There are three main types of pancreas transplantation:
Pancreas transplant alone,
for the patient with type 1 diabetes who usually has severe, frequent hypoglycemia, but adequate kidney function.
Simultaneous pancreas-kidney transplant (SPK),
when the pancreas and kidney are transplanted simultaneously from the same deceased donor. One of the most serious complications of type 1 diabetes is end-stage renal disease (ESRD) or end-stage kidney disease, which may require a kidney transplant. A kidney transplant without a pancreas transplant means you must take anti rejection medication for the kidney and continue to take insulin.The possibility of diabetes damaging the new kidney and other organs also remains. Successful combined kidney-pancreas transplants prevent diabetic damage in newly transplanted kidneys as well as eliminate the need for insulin therapy. In the best case scenario, a patient would receive a new kidney and pancreas from the same donor.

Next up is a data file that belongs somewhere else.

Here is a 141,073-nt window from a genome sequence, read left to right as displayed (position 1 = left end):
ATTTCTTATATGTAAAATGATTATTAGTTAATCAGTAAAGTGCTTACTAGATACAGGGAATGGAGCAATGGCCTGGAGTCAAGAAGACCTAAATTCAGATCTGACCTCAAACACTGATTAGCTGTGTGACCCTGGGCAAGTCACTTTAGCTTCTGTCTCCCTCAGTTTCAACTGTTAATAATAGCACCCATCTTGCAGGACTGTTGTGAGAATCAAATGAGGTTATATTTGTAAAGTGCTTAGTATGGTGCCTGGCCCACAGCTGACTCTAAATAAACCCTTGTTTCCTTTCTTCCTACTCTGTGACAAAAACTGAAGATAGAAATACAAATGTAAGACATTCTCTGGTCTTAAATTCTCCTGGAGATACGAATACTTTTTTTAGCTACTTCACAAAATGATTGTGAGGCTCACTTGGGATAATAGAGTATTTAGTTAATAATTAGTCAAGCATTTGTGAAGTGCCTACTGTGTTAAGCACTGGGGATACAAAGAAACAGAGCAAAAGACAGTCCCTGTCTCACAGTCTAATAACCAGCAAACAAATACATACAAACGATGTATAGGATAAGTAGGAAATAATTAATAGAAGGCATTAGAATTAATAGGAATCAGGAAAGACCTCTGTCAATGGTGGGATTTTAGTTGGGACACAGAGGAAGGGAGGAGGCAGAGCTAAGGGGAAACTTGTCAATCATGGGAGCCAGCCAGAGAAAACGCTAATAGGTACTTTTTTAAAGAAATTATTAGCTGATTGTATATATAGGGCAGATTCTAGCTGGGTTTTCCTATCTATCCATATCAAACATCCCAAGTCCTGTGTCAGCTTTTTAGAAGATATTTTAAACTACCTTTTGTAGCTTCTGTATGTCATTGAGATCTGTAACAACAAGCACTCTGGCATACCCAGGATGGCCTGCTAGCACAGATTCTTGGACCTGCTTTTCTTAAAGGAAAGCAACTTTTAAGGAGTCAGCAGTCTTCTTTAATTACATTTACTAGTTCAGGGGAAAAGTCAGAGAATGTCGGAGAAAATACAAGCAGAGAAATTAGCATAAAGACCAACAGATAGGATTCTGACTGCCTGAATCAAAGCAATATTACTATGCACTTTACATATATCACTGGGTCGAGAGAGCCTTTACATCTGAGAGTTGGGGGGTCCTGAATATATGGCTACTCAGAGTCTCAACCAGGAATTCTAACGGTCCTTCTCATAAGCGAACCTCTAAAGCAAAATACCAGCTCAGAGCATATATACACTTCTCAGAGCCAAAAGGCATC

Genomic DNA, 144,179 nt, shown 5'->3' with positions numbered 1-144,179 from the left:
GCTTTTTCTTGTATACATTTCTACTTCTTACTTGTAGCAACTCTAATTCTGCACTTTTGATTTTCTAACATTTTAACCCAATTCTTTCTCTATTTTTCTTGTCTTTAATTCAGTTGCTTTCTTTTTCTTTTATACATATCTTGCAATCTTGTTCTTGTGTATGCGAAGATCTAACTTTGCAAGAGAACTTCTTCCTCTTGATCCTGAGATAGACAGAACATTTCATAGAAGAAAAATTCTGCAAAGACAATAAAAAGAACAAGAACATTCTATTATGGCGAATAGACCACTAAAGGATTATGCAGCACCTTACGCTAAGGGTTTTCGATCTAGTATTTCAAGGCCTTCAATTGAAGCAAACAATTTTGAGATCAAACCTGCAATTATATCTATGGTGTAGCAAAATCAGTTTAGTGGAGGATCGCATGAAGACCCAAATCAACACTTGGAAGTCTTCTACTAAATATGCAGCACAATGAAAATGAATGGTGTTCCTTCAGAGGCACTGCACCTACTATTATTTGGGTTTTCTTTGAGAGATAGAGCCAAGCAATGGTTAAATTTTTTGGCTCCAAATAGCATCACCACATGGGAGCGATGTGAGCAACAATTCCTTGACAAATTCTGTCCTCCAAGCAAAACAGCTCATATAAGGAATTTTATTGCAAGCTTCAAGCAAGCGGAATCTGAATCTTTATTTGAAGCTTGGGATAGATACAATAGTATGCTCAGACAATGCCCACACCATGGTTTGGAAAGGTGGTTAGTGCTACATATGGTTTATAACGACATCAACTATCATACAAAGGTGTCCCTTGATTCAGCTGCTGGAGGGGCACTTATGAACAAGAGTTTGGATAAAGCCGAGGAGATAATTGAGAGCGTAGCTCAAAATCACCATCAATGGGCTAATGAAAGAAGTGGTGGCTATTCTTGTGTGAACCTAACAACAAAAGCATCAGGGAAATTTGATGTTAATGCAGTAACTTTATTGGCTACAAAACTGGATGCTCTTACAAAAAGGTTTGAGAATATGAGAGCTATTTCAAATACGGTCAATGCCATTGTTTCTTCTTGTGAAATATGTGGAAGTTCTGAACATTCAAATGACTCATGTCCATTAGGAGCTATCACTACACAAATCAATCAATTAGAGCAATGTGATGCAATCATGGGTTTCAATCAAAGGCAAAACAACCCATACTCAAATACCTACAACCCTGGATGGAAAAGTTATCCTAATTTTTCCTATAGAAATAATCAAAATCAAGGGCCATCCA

Pancreas-after-kidney transplant (PAK) ,
when a deceased, donor pancreas transplant is performed after a previous kidney transplant.